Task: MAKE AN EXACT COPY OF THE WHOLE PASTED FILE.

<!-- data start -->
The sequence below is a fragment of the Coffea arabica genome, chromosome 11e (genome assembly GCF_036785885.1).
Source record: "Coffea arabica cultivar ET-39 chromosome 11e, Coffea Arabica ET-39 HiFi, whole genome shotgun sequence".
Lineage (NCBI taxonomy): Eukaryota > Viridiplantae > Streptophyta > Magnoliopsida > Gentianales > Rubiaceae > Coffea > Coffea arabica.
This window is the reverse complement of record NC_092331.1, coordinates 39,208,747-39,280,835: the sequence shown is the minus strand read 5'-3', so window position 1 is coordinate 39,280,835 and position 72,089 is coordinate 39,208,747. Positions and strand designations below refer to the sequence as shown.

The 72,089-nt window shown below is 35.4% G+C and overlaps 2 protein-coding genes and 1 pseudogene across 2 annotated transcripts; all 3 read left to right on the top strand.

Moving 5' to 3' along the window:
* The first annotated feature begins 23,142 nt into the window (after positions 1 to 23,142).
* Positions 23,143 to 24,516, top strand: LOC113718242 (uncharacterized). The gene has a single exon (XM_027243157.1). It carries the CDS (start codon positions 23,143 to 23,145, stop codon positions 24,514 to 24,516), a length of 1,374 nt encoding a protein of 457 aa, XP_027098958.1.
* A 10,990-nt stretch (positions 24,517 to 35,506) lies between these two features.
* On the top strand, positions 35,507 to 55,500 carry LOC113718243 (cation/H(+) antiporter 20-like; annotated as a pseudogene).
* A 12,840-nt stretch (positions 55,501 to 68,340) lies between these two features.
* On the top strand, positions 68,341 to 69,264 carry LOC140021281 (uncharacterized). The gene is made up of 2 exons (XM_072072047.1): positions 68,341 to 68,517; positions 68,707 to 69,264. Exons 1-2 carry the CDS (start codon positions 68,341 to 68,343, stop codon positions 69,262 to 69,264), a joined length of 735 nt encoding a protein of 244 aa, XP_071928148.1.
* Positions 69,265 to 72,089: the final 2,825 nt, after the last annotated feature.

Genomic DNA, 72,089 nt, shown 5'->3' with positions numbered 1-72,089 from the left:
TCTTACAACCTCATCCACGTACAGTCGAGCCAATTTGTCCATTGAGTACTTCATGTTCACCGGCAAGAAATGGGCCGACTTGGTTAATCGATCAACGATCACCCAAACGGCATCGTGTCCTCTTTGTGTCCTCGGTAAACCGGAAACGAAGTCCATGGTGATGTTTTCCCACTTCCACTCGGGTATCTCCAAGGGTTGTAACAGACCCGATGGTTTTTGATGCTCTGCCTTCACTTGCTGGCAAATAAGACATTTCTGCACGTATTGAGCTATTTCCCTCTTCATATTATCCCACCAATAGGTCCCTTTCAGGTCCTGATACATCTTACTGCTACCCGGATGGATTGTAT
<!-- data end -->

The sequence below is a fragment of the Coffea arabica genome, chromosome 11e (genome assembly GCF_036785885.1).
Source record: "Coffea arabica cultivar ET-39 chromosome 11e, Coffea Arabica ET-39 HiFi, whole genome shotgun sequence".
Lineage (NCBI taxonomy): Eukaryota > Viridiplantae > Streptophyta > Magnoliopsida > Gentianales > Rubiaceae > Coffea > Coffea arabica.
This window is the reverse complement of record NC_092331.1, coordinates 39,208,747-39,280,835: the sequence shown is the minus strand read 5'-3', so window position 1 is coordinate 39,280,835 and position 72,089 is coordinate 39,208,747. Positions and strand designations below refer to the sequence as shown.

The 72,089-nt window shown below is 35.4% G+C and overlaps 2 protein-coding genes and 1 pseudogene across 2 annotated transcripts; all 3 read left to right on the top strand.

Moving 5' to 3' along the window:
* The first annotated feature begins 23,142 nt into the window (after positions 1 to 23,142).
* Positions 23,143 to 24,516, top strand: LOC113718242 (uncharacterized). The gene has a single exon (XM_027243157.1). It carries the CDS (start codon positions 23,143 to 23,145, stop codon positions 24,514 to 24,516), a length of 1,374 nt encoding a protein of 457 aa, XP_027098958.1.
* A 10,990-nt stretch (positions 24,517 to 35,506) lies between these two features.
* On the top strand, positions 35,507 to 55,500 carry LOC113718243 (cation/H(+) antiporter 20-like; annotated as a pseudogene).
* A 12,840-nt stretch (positions 55,501 to 68,340) lies between these two features.
* On the top strand, positions 68,341 to 69,264 carry LOC140021281 (uncharacterized). The gene is made up of 2 exons (XM_072072047.1): positions 68,341 to 68,517; positions 68,707 to 69,264. Exons 1-2 carry the CDS (start codon positions 68,341 to 68,343, stop codon positions 69,262 to 69,264), a joined length of 735 nt encoding a protein of 244 aa, XP_071928148.1.
* Positions 69,265 to 72,089: the final 2,825 nt, after the last annotated feature.

Genomic DNA, 72,089 nt, shown 5'->3' with positions numbered 1-72,089 from the left:
TCTTACAACCTCATCCACGTACAGTCGAGCCAATTTGTCCATTGAGTACTTCATGTTCACCGGCAAGAAATGGGCCGACTTGGTTAATCGATCAACGATCACCCAAACGGCATCGTGTCCTCTTTGTGTCCTCGGTAAACCGGAAACGAAGTCCATGGTGATGTTTTCCCACTTCCACTCGGGTATCTCCAAGGGTTGTAACAGACCCGATGGTTTTTGATGCTCTGCCTTCACTTGCTGGCAAATAAGACATTTCTGCACGTATTGAGCTATTTCCCTCTTCATATTATCCCACCAATAGGTCCCTTTCAGGTCCTGATACATCTTACTGCTACCCGGATGGATTGTAT